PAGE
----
Break out the racing wheel and prepare to go fast or crash trying…now with added emotional stakes. F1 2021 introduces a full-fledged campaign, “Breaking Point,” to the long-running series. Not to be confused with your typical race-a-bunch-of-races career mode, the campaign here is story-focused, with players donning the helmets of one of two characters: a rookie at the beginning of his career or an experienced racer nearing the finish line. This kind of thing has become more common lately–see Madden NFL’s Longshot–and it’s a welcome way to introduce players to the mechanics of the game, while also giving them a reason to be invested. Additionally, F1 2021 includes a two-player career mode and split-screen play. If none of that is doing it for you, My Team mode lets you create a driver and manage their team through the season. And shorter modes like Time Trial and the ability to shorten the season length mean that, even if you don’t have much time, you can still get plenty of racing in.
This terrific open-world game offers players a huge English countryside to explore and a wide variety of cars to explore it with. Even more interesting, courses constantly change in response to the weather. So, a lake which might be impassable during the summer could become an icy bridge to slide across in the winter. With plenty of side activities to take part in, beautiful environments to behold, and Death Stranding-style asynchronous multiplayer populating your world with other players, Forza Horizon 4 is a great racing game (and for RPG fans, ample evidence that developer Playground Games has the potential to make a stellar Fable game). We’re eagerly anticipating this year’s sequel, Forza Horizon 5, which will move the action to Mexico. This Microsoft-published title is available for Game Pass subscribers on console and PC.
See our Forza Horizon 4 review.
The latest installment in Forza Horizon’s more realistic sister series, Forza Motorsport 7 packed in a whopping 700+ cars to collect and rendered them in painstaking graphical detail. Turn 10 Studios’ most recent racing game boasts over 100 tracks, with weather effects that add interest to routes, even after you’ve played them repeatedly. Add in a suite of accessibility options, and this sim-focused title is far easier to jump into than other realistic racers like Project Cars 2. And, if you feel ready for a steeper challenge, Forza Motorsport 7’s inclusion of Mod Cards allows seasoned players to introduce more difficult objectives for greater rewards. Pick it up on PC or console for no extra cost with Xbox Game Pass.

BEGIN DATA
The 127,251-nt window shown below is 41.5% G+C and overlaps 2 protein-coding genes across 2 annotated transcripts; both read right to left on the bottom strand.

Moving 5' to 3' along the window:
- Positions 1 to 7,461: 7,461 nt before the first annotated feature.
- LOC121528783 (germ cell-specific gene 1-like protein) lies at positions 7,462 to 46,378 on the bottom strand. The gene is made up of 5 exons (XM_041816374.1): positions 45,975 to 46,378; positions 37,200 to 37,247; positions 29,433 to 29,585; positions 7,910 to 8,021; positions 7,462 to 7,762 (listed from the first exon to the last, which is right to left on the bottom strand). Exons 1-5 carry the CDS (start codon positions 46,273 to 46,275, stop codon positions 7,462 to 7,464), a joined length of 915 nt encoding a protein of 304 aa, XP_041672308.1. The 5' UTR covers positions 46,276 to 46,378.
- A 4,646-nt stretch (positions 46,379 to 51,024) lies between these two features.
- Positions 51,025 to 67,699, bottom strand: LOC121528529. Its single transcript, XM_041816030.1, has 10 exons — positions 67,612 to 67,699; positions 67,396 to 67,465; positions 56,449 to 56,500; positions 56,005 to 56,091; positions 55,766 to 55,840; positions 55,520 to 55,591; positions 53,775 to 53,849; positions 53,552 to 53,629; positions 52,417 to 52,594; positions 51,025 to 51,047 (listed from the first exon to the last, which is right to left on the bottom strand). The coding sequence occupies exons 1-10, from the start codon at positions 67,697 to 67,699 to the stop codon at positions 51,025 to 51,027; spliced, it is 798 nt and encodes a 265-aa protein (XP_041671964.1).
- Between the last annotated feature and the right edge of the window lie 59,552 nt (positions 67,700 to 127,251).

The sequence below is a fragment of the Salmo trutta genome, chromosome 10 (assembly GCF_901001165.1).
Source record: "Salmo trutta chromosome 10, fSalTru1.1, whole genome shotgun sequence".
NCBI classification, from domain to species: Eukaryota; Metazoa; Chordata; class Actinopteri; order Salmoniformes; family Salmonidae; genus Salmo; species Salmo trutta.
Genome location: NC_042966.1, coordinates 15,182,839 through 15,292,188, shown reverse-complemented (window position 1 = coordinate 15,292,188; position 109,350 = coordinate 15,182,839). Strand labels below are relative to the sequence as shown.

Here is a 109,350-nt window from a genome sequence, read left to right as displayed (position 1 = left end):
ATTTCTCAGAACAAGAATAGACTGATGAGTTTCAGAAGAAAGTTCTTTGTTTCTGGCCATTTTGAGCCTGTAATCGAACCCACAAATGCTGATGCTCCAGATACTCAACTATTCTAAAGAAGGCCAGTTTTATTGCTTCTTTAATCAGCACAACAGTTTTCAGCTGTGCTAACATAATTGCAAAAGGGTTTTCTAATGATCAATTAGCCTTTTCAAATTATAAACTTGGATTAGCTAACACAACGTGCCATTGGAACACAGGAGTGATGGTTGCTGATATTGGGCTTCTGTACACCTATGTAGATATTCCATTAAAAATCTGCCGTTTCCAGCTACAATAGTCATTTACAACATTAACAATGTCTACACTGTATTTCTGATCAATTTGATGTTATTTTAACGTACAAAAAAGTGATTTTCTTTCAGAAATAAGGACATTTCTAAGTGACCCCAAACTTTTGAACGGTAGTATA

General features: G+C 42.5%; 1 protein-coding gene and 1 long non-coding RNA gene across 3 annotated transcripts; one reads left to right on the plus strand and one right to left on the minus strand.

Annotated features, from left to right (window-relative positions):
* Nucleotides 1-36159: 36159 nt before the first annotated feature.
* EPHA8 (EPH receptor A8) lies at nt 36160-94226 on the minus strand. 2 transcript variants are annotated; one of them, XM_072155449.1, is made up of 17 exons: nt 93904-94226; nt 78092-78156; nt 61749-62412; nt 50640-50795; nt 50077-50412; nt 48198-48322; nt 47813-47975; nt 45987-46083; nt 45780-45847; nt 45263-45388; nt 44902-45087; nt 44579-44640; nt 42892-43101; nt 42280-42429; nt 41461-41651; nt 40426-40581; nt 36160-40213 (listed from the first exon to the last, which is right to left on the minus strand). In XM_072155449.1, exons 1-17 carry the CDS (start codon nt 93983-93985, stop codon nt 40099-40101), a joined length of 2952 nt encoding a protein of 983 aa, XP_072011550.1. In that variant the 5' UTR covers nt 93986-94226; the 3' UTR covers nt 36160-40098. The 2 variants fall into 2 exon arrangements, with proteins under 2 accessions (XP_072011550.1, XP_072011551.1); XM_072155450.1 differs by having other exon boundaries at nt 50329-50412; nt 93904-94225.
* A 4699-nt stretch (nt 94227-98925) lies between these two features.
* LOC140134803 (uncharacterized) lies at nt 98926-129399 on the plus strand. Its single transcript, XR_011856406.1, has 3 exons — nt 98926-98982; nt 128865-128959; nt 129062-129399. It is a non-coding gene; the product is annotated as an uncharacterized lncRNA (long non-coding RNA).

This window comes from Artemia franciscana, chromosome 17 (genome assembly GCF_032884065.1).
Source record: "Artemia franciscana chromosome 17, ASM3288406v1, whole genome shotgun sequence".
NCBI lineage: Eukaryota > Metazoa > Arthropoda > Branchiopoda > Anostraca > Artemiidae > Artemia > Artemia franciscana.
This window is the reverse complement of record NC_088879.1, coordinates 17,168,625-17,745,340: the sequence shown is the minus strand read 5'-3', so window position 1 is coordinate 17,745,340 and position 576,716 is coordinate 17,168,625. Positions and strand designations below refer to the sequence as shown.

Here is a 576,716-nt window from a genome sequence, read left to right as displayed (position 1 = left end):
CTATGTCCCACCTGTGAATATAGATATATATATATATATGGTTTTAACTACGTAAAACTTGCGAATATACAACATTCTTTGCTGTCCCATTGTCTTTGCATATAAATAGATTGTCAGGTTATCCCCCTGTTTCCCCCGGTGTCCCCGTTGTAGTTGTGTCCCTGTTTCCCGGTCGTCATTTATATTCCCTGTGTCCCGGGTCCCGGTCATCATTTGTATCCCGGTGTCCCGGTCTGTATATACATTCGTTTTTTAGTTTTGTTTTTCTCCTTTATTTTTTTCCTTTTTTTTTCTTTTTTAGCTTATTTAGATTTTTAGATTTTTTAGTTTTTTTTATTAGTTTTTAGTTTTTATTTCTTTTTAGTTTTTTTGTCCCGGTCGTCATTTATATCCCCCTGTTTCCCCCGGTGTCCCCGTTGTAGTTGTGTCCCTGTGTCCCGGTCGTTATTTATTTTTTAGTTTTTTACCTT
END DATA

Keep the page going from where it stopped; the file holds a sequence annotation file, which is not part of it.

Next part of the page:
See our Forza Motorsport 7 review.
This 2019 reboot offers a variety of racing disciplines to master, from street racing to NASCAR and beyond. Slightly closer to the sim side of things than Codemaster’s Dirt series and closer to the arcade end of the spectrum than Codemaster’s Dirt Rally games, GRID is a down-the-middle racer that manages to offer plenty of action, while still being fiddly enough for folks who want to take a look under the hood. While the selection of tracks is fairly limited, Grid keeps things interesting with its Nemesis system, which causes NPC AI to develop grudges if you drive too aggressively during a race. Push someone off the track? Don’t be surprised if they push back when you’re least expecting it. It’s a neat touch, and helps keep Grid’s Career mode interesting. If you’re looking to play with friends, Grid offers a variety of online modes.
Inertial Drift asks the important questions like, “What if drifting were 90% of what you did in a racing game?” To answer that question, this cel-shaded 2020 racer ties steering to the left stick and drifting to the right stick, a move that provides for a significantly more nuanced take on cornering than most racers are able to provide. Each of the game’s 16 cars is tied to a different racer and feels significantly different as you narrowly rush through the game’s 20 tracks. In single-player, local 1-vs-1, and online multiplayer, Inertial Drift offers a gorgeous, retro-futurist world that handles like nothing else on the market.
With MotoGP 21, developer Milestone recreates the 2021 season, with more than 20 tracks and 120 official riders. This bike-racing game offers players the opportunity to race at the ground level, with solid handling, and manage the season from a bird’s eye view. MotoGP 21 isn’t too different from previous entries, but it does feel slightly better to play. Bikes handle with more sensitivity and feel incredibly responsive. The A.I. is plenty intelligent, too, as MotoGP 21 implements the same machine-learning system as Milestone’s other racer on this list, Ride 4. Newcomers should know that this bike sim is pretty tough out of the box but can be tweaked with assists to make the difficulty curve a lot gentler. Plus, there’s a good tutorial if this is your first time out, or just need a reminder on some of the basics. Even with those changes though, winning takes more strategy than you might expect.
Like driving around in a circle? NASCAR Heat 5 is for you. This sim racer is true to the sport that inspired it, packed with roughly 40 ovals to speed up, slow down, speed up, slow down, speed up, and slow down around until you reach the finish line. NASCAR Heat 5 is the first entry in the series developed by 704Games, and doesn’t change much up from the previous game, NASCAR Heat 4, developed by Monster Games. While it isn’t revolutionary, the 2020 entry is solid, with driving controls that can be tweaked to skew more sim or more arcade depending on what you’re in the mood for, or to be tuned to your skill level.